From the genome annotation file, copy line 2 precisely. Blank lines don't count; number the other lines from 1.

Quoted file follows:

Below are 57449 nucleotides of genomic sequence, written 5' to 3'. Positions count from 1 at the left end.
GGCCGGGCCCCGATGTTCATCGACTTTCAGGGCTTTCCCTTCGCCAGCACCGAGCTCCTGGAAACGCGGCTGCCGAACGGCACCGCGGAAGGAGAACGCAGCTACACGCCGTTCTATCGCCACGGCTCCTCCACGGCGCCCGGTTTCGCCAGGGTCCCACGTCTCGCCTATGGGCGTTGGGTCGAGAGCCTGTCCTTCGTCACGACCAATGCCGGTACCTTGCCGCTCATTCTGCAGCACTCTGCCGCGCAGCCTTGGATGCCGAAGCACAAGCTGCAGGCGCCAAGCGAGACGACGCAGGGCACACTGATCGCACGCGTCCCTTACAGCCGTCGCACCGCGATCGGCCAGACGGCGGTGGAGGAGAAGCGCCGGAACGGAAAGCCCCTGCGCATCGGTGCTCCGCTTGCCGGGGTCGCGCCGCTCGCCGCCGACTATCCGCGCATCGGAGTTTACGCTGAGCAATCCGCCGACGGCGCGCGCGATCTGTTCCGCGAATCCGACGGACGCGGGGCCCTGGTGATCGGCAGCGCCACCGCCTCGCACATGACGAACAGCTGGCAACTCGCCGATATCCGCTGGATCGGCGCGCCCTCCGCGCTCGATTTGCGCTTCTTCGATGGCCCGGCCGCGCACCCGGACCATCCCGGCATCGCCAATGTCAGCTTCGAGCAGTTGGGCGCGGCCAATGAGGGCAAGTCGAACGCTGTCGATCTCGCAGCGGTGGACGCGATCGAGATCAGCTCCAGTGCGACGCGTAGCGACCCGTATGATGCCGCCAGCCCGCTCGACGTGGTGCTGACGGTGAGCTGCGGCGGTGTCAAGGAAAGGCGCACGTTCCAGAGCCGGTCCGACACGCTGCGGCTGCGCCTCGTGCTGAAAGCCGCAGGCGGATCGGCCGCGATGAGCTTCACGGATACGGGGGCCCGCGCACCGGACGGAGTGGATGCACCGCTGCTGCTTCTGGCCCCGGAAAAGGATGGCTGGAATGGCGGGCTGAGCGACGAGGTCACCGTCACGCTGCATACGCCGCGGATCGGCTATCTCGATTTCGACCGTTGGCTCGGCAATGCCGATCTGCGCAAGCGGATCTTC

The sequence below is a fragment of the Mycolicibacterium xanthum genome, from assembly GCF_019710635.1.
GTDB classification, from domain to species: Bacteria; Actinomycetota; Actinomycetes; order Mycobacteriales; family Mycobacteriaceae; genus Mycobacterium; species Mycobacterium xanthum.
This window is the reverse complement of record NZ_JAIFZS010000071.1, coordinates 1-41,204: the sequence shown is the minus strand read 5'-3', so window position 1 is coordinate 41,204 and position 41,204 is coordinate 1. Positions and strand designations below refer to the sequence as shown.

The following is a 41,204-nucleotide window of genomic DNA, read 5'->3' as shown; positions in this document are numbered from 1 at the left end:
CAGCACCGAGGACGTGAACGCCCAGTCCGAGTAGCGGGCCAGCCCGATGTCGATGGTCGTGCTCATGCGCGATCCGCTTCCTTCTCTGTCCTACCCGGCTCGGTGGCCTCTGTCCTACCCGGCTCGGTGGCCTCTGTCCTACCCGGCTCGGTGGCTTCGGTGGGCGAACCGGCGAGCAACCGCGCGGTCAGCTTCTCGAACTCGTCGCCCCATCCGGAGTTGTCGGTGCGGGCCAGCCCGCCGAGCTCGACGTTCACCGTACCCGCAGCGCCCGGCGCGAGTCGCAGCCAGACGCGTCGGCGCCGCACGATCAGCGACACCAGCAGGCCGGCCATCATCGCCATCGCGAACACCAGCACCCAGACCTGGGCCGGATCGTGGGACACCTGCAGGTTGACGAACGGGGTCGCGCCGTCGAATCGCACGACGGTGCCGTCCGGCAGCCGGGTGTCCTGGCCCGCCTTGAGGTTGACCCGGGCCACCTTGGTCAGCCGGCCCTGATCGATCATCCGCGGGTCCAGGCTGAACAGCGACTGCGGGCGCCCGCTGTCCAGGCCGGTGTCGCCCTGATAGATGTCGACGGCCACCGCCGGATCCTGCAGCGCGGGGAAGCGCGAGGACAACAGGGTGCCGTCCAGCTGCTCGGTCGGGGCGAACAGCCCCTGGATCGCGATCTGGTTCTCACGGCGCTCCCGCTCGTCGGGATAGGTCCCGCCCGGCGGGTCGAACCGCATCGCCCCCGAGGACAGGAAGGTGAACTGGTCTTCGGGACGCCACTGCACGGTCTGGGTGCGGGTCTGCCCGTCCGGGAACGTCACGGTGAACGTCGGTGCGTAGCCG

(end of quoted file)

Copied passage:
GGCCGGGCCCCGATGTTCATCGACTTTCAGGGCTTTCCCTTCGCCAGCACCGAGCTCCTGGAAACGCGGCTGCCGAACGGCACCGCGGAAGGAGAACGCAGCTACACGCCGTTCTATCGCCACGGCTCCTCCACGGCGCCCGGTTTCGCCAGGGTCCCACGTCTCGCCTATGGGCGTTGGGTCGAGAGCCTGTCCTTCGTCACGACCAATGCCGGTACCTTGCCGCTCATTCTGCAGCACTCTGCCGCGCAGCCTTGGATGCCGAAGCACAAGCTGCAGGCGCCAAGCGAGACGACGCAGGGCACACTGATCGCACGCGTCCCTTACAGCCGTCGCACCGCGATCGGCCAGACGGCGGTGGAGGAGAAGCGCCGGAACGGAAAGCCCCTGCGCATCGGTGCTCCGCTTGCCGGGGTCGCGCCGCTCGCCGCCGACTATCCGCGCATCGGAGTTTACGCTGAGCAATCCGCCGACGGCGCGCGCGATCTGTTCCGCGAATCCGACGGACGCGGGGCCCTGGTGATCGGCAGCGCCACCGCCTCGCACATGACGAACAGCTGGCAACTCGCCGATATCCGCTGGATCGGCGCGCCCTCCGCGCTCGATTTGCGCTTCTTCGATGGCCCGGCCGCGCACCCGGACCATCCCGGCATCGCCAATGTCAGCTTCGAGCAGTTGGGCGCGGCCAATGAGGGCAAGTCGAACGCTGTCGATCTCGCAGCGGTGGACGCGATCGAGATCAGCTCCAGTGCGACGCGTAGCGACCCGTATGATGCCGCCAGCCCGCTCGACGTGGTGCTGACGGTGAGCTGCGGCGGTGTCAAGGAAAGGCGCACGTTCCAGAGCCGGTCCGACACGCTGCGGCTGCGCCTCGTGCTGAAAGCCGCAGGCGGATCGGCCGCGATGAGCTTCACGGATACGGGGGCCCGCGCACCGGACGGAGTGGATGCACCGCTGCTGCTTCTGGCCCCGGAAAAGGATGGCTGGAATGGCGGGCTGAGCGACGAGGTCACCGTCACGCTGCATACGCCGCGGATCGGCTATCTCGATTTCGACCGTTGGCTCGGCAATGCCGATCTGCGCAAGCGGATCTTC